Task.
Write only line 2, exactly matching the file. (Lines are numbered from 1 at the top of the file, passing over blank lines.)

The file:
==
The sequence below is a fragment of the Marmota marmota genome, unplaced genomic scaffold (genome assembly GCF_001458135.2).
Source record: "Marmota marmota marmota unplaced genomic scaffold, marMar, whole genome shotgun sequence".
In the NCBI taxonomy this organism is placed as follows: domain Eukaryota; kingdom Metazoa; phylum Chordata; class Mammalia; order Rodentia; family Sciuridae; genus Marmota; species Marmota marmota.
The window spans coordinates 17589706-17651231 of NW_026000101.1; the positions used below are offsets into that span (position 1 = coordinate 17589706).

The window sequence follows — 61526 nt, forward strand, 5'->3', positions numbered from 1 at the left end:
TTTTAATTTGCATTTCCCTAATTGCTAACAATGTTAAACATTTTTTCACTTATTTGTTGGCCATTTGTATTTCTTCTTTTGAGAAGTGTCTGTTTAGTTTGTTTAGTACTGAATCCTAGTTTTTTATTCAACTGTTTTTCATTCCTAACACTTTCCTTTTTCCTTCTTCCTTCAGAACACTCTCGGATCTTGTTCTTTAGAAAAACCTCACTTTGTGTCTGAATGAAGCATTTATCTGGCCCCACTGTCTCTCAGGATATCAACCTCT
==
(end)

Source record: "Marmota marmota marmota unplaced genomic scaffold, marMar, whole genome shotgun sequence".